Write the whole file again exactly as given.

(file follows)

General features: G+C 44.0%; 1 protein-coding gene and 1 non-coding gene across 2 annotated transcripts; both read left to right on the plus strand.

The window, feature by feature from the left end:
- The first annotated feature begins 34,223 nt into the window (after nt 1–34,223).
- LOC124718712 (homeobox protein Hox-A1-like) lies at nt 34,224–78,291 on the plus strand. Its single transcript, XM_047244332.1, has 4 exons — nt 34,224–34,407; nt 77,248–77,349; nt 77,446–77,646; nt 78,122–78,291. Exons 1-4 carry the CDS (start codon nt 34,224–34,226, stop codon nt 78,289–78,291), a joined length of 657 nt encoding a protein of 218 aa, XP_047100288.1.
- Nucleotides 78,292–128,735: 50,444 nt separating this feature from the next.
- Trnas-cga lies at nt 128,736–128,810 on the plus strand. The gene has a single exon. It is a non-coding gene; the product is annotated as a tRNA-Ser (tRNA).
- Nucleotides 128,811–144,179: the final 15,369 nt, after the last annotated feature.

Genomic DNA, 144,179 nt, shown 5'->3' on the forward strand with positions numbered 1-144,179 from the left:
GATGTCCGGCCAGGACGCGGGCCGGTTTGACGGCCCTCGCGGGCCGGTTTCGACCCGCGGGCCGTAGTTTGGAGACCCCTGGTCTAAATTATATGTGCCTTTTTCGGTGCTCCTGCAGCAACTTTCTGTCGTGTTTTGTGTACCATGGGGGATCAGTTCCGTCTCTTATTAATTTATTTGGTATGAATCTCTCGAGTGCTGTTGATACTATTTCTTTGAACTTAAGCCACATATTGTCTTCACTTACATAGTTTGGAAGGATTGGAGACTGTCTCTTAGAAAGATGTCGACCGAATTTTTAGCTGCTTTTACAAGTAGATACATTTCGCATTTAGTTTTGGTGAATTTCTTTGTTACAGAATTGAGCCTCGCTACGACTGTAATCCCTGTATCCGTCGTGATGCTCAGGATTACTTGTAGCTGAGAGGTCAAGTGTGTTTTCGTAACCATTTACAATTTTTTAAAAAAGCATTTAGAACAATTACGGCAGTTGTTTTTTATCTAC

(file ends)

General features: G+C 44.0%; 1 protein-coding gene and 1 non-coding gene across 2 annotated transcripts; both read left to right on the plus strand.

The window, feature by feature from the left end:
- The first annotated feature begins 34,223 nt into the window (after nt 1–34,223).
- LOC124718712 (homeobox protein Hox-A1-like) lies at nt 34,224–78,291 on the plus strand. Its single transcript, XM_047244332.1, has 4 exons — nt 34,224–34,407; nt 77,248–77,349; nt 77,446–77,646; nt 78,122–78,291. Exons 1-4 carry the CDS (start codon nt 34,224–34,226, stop codon nt 78,289–78,291), a joined length of 657 nt encoding a protein of 218 aa, XP_047100288.1.
- Nucleotides 78,292–128,735: 50,444 nt separating this feature from the next.
- Trnas-cga lies at nt 128,736–128,810 on the plus strand. The gene has a single exon. It is a non-coding gene; the product is annotated as a tRNA-Ser (tRNA).
- Nucleotides 128,811–144,179: the final 15,369 nt, after the last annotated feature.

Genomic DNA, 144,179 nt, shown 5'->3' on the forward strand with positions numbered 1-144,179 from the left:
GATGTCCGGCCAGGACGCGGGCCGGTTTGACGGCCCTCGCGGGCCGGTTTCGACCCGCGGGCCGTAGTTTGGAGACCCCTGGTCTAAATTATATGTGCCTTTTTCGGTGCTCCTGCAGCAACTTTCTGTCGTGTTTTGTGTACCATGGGGGATCAGTTCCGTCTCTTATTAATTTATTTGGTATGAATCTCTCGAGTGCTGTTGATACTATTTCTTTGAACTTAAGCCACATATTGTCTTCACTTACATAGTTTGGAAGGATTGGAGACTGTCTCTTAGAAAGATGTCGACCGAATTTTTAGCTGCTTTTACAAGTAGATACATTTCGCATTTAGTTTTGGTGAATTTCTTTGTTACAGAATTGAGCCTCGCTACGACTGTAATCCCTGTATCCGTCGTGATGCTCAGGATTACTTGTAGCTGAGAGGTCAAGTGTGTTTTCGTAACCATTTACAATTTTTTAAAAAAGCATTTAGAACAATTACGGCAGTTGTTTTTTATCTAC